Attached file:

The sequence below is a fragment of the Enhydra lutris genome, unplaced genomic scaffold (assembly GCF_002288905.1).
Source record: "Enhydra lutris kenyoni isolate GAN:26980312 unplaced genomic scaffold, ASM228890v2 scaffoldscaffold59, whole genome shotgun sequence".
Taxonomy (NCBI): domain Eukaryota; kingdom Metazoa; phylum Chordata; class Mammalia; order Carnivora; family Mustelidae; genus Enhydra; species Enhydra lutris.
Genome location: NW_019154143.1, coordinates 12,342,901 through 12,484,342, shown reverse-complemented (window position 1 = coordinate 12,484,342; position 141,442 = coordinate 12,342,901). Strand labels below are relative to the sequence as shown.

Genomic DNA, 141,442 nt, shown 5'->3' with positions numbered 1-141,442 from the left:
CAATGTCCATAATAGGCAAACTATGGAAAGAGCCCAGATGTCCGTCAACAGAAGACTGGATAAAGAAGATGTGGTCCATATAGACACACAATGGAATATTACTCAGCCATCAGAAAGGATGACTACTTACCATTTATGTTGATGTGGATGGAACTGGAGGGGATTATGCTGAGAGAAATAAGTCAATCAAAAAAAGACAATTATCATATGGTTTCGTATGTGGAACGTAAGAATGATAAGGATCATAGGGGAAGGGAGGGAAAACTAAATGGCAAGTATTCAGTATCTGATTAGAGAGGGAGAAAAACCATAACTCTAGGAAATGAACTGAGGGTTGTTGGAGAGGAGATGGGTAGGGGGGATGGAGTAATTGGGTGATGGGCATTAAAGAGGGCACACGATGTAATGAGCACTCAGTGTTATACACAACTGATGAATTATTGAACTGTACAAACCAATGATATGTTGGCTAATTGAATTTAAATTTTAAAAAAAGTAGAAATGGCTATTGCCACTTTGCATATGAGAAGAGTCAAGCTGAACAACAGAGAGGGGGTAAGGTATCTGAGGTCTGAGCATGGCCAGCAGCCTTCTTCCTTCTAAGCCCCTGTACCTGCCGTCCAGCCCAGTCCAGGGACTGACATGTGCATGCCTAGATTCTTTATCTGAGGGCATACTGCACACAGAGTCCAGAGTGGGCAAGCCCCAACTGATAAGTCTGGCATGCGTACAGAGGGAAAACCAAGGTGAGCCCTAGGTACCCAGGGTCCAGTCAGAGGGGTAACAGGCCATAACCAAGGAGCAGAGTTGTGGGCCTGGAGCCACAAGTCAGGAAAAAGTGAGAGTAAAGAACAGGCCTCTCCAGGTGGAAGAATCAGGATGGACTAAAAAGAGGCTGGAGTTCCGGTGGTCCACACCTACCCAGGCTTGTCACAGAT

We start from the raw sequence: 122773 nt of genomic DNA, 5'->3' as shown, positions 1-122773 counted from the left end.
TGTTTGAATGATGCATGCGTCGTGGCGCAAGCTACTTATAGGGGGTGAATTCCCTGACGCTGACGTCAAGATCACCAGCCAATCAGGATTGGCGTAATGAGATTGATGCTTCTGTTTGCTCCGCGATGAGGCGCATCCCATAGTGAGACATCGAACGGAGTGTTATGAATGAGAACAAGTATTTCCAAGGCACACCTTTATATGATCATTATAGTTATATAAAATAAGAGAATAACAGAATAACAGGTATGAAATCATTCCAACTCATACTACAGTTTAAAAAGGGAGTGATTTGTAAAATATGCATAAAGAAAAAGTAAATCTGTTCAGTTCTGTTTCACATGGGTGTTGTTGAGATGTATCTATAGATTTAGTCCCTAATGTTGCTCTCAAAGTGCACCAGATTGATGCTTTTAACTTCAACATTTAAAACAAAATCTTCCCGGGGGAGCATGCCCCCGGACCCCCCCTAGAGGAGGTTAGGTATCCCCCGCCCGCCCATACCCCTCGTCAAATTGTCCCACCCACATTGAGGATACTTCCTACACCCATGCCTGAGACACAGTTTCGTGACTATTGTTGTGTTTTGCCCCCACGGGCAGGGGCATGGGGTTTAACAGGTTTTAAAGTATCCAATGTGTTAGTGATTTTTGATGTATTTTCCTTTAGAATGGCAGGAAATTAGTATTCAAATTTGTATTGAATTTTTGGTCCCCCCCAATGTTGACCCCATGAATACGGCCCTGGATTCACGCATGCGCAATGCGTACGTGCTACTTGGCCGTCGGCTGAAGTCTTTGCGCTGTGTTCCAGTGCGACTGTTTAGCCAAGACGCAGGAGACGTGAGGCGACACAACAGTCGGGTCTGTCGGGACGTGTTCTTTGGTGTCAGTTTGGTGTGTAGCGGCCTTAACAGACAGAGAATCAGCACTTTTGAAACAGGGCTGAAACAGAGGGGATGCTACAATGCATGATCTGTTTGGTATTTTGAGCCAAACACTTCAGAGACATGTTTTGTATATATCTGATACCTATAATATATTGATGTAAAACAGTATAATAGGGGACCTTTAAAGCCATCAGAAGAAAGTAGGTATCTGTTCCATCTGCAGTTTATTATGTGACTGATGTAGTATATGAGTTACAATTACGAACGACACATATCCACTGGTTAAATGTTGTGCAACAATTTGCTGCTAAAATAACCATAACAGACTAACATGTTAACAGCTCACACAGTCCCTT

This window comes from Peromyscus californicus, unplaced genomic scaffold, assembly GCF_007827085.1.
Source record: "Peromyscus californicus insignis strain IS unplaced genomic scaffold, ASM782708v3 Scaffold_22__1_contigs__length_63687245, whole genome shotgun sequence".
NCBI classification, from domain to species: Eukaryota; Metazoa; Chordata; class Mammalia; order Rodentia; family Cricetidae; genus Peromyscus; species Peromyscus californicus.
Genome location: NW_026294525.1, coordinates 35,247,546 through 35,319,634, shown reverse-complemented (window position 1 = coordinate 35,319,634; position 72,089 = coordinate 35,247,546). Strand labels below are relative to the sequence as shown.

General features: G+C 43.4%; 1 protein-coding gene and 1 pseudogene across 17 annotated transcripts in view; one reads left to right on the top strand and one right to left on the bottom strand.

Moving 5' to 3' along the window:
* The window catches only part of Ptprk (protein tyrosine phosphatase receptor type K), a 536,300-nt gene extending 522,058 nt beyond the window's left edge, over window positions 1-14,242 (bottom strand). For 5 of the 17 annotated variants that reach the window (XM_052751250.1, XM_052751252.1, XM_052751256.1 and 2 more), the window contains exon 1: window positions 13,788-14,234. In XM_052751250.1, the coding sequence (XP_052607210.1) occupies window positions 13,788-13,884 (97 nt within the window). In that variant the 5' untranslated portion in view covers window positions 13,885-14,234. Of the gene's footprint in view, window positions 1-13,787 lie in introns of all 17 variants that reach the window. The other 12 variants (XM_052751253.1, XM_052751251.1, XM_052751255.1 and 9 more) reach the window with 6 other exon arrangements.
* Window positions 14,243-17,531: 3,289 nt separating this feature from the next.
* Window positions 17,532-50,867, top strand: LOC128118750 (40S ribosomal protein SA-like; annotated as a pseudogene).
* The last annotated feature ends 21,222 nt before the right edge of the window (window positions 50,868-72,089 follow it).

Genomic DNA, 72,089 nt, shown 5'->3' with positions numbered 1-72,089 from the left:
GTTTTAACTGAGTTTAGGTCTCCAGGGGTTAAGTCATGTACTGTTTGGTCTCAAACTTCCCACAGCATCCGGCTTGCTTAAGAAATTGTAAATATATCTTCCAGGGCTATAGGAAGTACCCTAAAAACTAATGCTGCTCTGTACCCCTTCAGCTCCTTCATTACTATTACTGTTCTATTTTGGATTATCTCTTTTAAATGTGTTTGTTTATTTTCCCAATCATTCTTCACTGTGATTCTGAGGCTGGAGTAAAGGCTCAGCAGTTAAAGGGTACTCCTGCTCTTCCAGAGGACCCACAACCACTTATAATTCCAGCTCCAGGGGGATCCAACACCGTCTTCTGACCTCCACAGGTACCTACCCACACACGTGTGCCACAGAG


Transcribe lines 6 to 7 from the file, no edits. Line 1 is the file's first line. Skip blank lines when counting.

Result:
CAATGTCCATAATAGGCAAACTATGGAAAGAGCCCAGATGTCCGTCAACAGAAGACTGGATAAAGAAGATGTGGTCCATATAGACACACAATGGAATATTACTCAGCCATCAGAAAGGATGACTACTTACCATTTATGTTGATGTGGATGGAACTGGAGGGGATTATGCTGAGAGAAATAAGTCAATCAAAAAAAGACAATTATCATATGGTTTCGTATGTGGAACGTAAGAATGATAAGGATCATAGGGGAAGGGAGGGAAAACTAAATGGCAAGTATTCAGTATCTGATTAGAGAGGGAGAAAAACCATAACTCTAGGAAATGAACTGAGGGTTGTTGGAGAGGAGATGGGTAGGGGGGATGGAGTAATTGGGTGATGGGCATTAAAGAGGGCACACGATGTAATGAGCACTCAGTGTTATACACAACTGATGAATTATTGAACTGTACAAACCAATGATATGTTGGCTAATTGAATTTAAATTTTAAAAAAAGTAGAAATGGCTATTGCCACTTTGCATATGAGAAGAGTCAAGCTGAACAACAGAGAGGGGGTAAGGTATCTGAGGTCTGAGCATGGCCAGCAGCCTTCTTCCTTCTAAGCCCCTGTACCTGCCGTCCAGCCCAGTCCAGGGACTGACATGTGCATGCCTAGATTCTTTATCTGAGGGCATACTGCACACAGAGTCCAGAGTGGGCAAGCCCCAACTGATAAGTCTGGCATGCGTACAGAGGGAAAACCAAGGTGAGCCCTAGGTACCCAGGGTCCAGTCAGAGGGGTAACAGGCCATAACCAAGGAGCAGAGTTGTGGGCCTGGAGCCACAAGTCAGGAAAAAGTGAGAGTAAAGAACAGGCCTCTCCAGGTGGAAGAATCAGGATGGACTAAAAAGAGGCTGGAGTTCCGGTGGTCCACACCTACCCAGGCTTGTCACAGAT

We start from the raw sequence: 122773 nt of genomic DNA, 5'->3' as shown, positions 1-122773 counted from the left end.